Brexit news: Britain ‘ready’ to deny EU £15bn with ‘better’ plan | Science | News


Horizon Europe is the £80billion pool of funding that European scientists and institutions have access to. Britain had planned to join as part of the EU-UK Trade and Cooperation Agreement (TCA), contributing £15billion over seven years so the science community could access those funds and help form long-term fellowships and international industrial collaborations for UK universities and researchers.

But the UK has had its formal association delayed until it resolves the Northern Ireland protocol and Brexit disputes, even though it was part of the TCA and non-EU countries are still being allowed to join.

Despite science leaders and key industry voices sounding the alarm at the serious harm the delay is causing British science, Science Minister George Freeman says the UK has a trick up its sleeve.

In an opinion piece for Research Professional News, Mr Freeman wrote: “If the EU stands in our way, we are ready with a seamless transition to something just as good, or better.”

Mr Freeman said that instead of partnering with the EU, we could look to different partnerships to help strengthen Britain’s science sector.

He said: “In the longer term, we would establish an ambitious offer that delivers many of the advantages of Horizon association along with additional benefits of wider global participation.

“Partnerships with the European research community will remain at the core of our international research offer, but we are also looking to strengthen other relationships, including in the Indo-Pacific and North America.”

This comes as Liz Truss, who became chief Brexit negotiator after Lord David Frost’s resignation, was urged to strike a deal with the EU to salvage Britain’s involvement in Horizon Europe.

Sir Jeremy Farrar, director of the Wellcome Trust, told BBC News: “Losing the agreement on UK participation in the world’s biggest international science funding programme at this stage, when it has already been negotiated and is ready to sign, would be snatching defeat from the jaws of victory.”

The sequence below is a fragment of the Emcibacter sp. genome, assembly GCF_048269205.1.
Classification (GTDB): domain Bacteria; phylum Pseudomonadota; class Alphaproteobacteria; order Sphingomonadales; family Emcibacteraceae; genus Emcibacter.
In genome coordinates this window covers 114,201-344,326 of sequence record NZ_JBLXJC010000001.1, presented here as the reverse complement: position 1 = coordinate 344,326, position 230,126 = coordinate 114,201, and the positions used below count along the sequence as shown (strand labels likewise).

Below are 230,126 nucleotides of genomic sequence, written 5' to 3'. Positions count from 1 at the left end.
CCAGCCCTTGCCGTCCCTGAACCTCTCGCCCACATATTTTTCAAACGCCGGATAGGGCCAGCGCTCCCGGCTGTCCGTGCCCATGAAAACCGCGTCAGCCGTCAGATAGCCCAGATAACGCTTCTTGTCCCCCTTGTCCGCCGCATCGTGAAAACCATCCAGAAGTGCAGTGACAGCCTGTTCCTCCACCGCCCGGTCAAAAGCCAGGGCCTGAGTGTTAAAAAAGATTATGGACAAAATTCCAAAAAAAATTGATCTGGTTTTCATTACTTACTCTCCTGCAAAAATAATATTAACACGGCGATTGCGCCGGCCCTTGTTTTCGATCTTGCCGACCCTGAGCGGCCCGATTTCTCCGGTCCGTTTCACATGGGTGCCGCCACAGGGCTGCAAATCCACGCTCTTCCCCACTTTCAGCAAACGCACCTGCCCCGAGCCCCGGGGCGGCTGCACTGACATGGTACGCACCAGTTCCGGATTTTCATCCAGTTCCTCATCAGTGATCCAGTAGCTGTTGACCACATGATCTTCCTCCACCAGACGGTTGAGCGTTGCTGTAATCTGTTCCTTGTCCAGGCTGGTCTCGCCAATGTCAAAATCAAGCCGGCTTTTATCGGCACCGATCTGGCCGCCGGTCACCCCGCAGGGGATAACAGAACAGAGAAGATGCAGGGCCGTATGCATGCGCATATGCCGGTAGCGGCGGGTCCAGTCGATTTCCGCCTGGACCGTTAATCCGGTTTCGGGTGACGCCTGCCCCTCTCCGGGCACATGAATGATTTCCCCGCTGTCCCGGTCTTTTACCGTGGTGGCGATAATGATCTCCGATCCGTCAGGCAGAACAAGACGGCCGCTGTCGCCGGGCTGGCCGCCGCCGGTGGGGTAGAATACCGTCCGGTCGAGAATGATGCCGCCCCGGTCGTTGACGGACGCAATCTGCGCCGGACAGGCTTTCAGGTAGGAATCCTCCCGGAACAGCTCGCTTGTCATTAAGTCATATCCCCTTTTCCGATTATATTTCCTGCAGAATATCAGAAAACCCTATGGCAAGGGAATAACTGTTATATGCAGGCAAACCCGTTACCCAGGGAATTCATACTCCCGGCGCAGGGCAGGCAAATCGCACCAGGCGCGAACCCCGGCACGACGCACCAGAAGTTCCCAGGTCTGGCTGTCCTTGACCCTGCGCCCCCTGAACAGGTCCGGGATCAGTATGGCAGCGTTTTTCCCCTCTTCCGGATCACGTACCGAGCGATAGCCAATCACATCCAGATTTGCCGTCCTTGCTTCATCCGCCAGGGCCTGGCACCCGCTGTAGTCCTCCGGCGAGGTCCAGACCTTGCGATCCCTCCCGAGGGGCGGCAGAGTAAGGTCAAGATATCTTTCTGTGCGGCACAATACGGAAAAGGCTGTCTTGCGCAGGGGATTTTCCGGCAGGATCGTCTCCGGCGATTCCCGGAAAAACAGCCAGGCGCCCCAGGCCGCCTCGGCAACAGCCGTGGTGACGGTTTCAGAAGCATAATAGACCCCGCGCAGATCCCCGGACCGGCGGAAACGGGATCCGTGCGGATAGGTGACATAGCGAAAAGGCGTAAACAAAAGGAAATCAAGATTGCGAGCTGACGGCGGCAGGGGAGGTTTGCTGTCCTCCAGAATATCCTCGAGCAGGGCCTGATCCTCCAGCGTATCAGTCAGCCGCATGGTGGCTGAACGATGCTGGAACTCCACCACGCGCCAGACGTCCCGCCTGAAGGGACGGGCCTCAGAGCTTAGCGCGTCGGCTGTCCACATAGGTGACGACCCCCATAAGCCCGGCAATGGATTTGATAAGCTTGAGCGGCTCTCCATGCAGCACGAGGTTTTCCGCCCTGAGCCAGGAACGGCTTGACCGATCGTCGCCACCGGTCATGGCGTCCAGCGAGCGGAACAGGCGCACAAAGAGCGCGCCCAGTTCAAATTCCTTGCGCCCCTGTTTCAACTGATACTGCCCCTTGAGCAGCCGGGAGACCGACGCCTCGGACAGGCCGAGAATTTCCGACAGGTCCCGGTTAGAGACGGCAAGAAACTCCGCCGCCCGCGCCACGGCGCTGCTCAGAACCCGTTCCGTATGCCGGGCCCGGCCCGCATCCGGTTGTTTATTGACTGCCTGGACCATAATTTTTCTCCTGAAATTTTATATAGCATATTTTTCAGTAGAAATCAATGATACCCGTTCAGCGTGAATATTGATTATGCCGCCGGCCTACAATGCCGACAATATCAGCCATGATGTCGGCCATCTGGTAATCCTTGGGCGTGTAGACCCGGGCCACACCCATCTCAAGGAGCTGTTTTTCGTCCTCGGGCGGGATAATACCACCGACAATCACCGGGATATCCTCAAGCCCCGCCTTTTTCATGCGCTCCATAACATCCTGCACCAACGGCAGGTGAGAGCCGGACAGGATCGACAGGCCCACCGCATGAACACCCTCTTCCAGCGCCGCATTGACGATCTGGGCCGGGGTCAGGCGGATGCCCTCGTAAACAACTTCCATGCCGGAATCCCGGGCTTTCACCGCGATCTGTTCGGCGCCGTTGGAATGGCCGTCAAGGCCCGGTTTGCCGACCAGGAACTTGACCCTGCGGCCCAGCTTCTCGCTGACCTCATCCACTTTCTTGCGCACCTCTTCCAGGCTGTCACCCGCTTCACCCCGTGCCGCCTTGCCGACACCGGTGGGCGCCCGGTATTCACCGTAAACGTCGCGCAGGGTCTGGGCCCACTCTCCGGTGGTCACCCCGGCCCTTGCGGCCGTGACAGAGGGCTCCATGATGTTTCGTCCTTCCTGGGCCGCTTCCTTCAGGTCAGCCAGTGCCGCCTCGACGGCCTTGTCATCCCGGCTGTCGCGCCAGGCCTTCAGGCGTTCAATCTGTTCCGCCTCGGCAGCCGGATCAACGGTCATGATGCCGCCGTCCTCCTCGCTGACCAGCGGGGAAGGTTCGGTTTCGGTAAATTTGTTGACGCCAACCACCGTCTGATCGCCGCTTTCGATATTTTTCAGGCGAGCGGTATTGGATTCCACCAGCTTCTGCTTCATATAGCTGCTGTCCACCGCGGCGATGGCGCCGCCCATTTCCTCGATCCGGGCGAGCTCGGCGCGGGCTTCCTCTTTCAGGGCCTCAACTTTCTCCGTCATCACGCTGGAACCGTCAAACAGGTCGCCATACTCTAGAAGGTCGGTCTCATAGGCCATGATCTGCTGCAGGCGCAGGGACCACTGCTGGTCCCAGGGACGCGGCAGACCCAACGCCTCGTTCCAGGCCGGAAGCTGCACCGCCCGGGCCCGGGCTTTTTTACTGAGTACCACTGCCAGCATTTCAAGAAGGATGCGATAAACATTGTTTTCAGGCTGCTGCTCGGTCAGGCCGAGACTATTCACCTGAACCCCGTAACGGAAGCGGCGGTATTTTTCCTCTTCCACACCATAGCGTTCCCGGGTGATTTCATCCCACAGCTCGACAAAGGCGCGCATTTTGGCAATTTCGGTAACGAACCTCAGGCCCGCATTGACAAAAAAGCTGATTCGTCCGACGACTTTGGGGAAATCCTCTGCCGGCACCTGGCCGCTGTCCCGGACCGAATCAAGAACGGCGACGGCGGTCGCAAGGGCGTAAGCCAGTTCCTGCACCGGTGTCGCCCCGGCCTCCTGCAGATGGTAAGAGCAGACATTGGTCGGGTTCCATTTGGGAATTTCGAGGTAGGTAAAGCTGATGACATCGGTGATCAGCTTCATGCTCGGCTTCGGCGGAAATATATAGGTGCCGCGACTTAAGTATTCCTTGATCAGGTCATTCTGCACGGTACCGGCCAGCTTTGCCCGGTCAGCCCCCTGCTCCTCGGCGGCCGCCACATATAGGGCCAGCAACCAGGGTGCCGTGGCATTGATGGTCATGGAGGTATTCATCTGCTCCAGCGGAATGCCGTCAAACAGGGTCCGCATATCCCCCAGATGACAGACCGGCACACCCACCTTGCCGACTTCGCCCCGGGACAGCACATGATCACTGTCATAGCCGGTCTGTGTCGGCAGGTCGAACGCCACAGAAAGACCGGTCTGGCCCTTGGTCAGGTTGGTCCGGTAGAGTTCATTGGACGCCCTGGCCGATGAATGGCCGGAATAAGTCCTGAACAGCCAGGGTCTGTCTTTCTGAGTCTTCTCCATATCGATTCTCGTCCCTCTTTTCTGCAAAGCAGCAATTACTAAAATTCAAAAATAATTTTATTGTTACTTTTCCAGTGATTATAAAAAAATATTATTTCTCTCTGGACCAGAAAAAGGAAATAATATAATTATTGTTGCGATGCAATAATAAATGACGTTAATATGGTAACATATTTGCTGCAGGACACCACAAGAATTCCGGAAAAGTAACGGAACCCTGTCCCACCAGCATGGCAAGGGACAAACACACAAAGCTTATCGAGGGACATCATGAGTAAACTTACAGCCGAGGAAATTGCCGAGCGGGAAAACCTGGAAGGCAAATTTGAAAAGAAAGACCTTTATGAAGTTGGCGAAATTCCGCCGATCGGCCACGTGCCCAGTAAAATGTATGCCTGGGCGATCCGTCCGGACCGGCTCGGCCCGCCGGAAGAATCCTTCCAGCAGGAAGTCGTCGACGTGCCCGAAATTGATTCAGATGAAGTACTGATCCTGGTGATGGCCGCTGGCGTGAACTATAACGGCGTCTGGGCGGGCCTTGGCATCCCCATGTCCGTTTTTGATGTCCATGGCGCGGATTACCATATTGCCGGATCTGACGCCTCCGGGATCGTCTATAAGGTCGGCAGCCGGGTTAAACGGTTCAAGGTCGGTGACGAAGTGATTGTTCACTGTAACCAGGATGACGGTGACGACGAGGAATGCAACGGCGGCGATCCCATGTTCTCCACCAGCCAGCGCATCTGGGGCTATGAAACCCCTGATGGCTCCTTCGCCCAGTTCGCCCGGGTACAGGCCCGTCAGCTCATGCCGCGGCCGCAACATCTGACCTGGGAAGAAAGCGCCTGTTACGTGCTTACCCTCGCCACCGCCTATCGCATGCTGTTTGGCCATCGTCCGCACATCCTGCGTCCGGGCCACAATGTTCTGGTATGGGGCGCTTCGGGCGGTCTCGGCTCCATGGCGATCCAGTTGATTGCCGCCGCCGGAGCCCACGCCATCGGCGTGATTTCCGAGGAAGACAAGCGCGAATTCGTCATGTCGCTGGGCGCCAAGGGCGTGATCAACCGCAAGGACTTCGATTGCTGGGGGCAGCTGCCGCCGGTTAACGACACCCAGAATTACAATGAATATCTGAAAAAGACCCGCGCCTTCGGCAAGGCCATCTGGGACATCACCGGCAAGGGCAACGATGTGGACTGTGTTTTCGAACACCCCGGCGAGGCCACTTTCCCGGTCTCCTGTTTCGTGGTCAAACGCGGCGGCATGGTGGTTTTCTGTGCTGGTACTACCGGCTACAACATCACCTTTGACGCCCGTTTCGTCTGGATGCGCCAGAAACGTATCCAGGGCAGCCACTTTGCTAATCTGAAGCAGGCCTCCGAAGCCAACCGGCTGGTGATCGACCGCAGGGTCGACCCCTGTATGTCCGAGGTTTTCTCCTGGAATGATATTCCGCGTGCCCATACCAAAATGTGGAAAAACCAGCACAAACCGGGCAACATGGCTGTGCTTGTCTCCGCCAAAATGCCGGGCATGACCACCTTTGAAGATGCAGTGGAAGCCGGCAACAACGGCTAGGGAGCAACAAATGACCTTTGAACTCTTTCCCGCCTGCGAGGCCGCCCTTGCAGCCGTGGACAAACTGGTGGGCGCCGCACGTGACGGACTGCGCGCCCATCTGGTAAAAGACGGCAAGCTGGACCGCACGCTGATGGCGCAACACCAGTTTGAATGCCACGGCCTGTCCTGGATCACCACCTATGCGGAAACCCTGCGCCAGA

Sir Jeremy does not seem convinced that a Plan B would be enough to match horizon Europe.

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He said: “While it’s natural for the Government to plan for the worst-case scenario, we have to realise that any UK-only scheme would greatly disadvantage our scientists compared to the international opportunities that Horizon Europe opens up, with both the EU and many other countries that take part in it, such as Israel or Norway.”

But Mr Freeman does recognise that the UK needs to be a part of Horizon Europe and is furious with the EU for delaying Britain’s participation.

He wrote: “Horizon Europe—the European Union’s key funding programme for research and innovation, worth €95.5 billion over seven years—has been such a valuable initiative for strengthening UK research.

“We are very disappointed by the persistent delays from the EU in formalising associate membership.

“This issue has been my top priority since becoming science minister eight weeks ago, and we know many in the EU recognise and support the UK’s participation.”

Mr Freeman is now scrambling to bring confidence back to the science community, who are becoming increasingly frustrated by the delays.

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Michelle Mitchell, chief executive of Cancer Research UK, told BBC News that Britain’s exclusion would deal a “significant blow” to the fight against cancer
She said: “It will also put at serious risk the UK’s position of being at the forefront in the global effort in improving the prevention, treatment and diagnosis of cancer.

“The Government must strike a deal urgently for continued membership of Horizon Europe or the UK will weaken its position to collaborate and use science to address the global challenges we face.”
But while collaboration with Europe could be off the cards, Mr Freeman has reassured that the funding could still be on the table.

He said: “In light of the delays, it is important to make our commitment to Horizon clear. We also need to reassure the research community that the UK government will support “in-flight” bids that would normally be eligible for EU funding.”

But he warned that the funding is only a “short-term measure designed to give innovators and businesses the stability and reassurance they need to continue applying to Horizon funding calls”.





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